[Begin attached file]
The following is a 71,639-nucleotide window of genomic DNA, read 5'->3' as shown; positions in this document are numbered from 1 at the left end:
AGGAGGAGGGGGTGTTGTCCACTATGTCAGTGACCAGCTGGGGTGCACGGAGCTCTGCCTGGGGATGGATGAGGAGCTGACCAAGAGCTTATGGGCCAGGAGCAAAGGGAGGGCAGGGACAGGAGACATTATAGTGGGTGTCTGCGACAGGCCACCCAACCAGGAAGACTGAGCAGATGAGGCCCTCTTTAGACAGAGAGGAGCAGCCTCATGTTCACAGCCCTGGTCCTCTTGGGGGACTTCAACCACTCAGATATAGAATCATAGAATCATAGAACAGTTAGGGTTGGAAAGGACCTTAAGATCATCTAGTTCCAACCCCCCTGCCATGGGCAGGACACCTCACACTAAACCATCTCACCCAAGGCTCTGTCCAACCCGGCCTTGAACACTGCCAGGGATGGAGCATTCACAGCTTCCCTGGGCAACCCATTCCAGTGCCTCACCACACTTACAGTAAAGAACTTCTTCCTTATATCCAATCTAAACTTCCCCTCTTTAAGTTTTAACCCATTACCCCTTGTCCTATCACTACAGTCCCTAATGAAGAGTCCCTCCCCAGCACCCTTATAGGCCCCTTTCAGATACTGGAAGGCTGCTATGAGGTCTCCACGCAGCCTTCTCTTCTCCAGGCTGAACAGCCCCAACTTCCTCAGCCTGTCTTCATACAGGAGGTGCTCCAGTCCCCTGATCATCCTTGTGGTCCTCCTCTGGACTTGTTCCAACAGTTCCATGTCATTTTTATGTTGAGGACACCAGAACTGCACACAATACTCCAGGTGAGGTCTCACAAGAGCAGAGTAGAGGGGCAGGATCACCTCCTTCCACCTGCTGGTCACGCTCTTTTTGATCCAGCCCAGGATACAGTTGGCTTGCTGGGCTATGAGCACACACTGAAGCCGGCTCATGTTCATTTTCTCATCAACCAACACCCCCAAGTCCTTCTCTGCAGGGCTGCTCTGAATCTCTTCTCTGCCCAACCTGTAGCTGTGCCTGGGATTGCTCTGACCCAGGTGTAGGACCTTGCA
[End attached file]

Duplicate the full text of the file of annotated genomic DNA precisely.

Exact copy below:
The following is a 71,639-nucleotide window of genomic DNA, read 5'->3' as shown; positions in this document are numbered from 1 at the left end:
AGGAGGAGGGGGTGTTGTCCACTATGTCAGTGACCAGCTGGGGTGCACGGAGCTCTGCCTGGGGATGGATGAGGAGCTGACCAAGAGCTTATGGGCCAGGAGCAAAGGGAGGGCAGGGACAGGAGACATTATAGTGGGTGTCTGCGACAGGCCACCCAACCAGGAAGACTGAGCAGATGAGGCCCTCTTTAGACAGAGAGGAGCAGCCTCATGTTCACAGCCCTGGTCCTCTTGGGGGACTTCAACCACTCAGATATAGAATCATAGAATCATAGAACAGTTAGGGTTGGAAAGGACCTTAAGATCATCTAGTTCCAACCCCCCTGCCATGGGCAGGACACCTCACACTAAACCATCTCACCCAAGGCTCTGTCCAACCCGGCCTTGAACACTGCCAGGGATGGAGCATTCACAGCTTCCCTGGGCAACCCATTCCAGTGCCTCACCACACTTACAGTAAAGAACTTCTTCCTTATATCCAATCTAAACTTCCCCTCTTTAAGTTTTAACCCATTACCCCTTGTCCTATCACTACAGTCCCTAATGAAGAGTCCCTCCCCAGCACCCTTATAGGCCCCTTTCAGATACTGGAAGGCTGCTATGAGGTCTCCACGCAGCCTTCTCTTCTCCAGGCTGAACAGCCCCAACTTCCTCAGCCTGTCTTCATACAGGAGGTGCTCCAGTCCCCTGATCATCCTTGTGGTCCTCCTCTGGACTTGTTCCAACAGTTCCATGTCATTTTTATGTTGAGGACACCAGAACTGCACACAATACTCCAGGTGAGGTCTCACAAGAGCAGAGTAGAGGGGCAGGATCACCTCCTTCCACCTGCTGGTCACGCTCTTTTTGATCCAGCCCAGGATACAGTTGGCTTGCTGGGCTATGAGCACACACTGAAGCCGGCTCATGTTCATTTTCTCATCAACCAACACCCCCAAGTCCTTCTCTGCAGGGCTGCTCTGAATCTCTTCTCTGCCCAACCTGTAGCTGTGCCTGGGATTGCTCTGACCCAGGTGTAGGACCTTGCA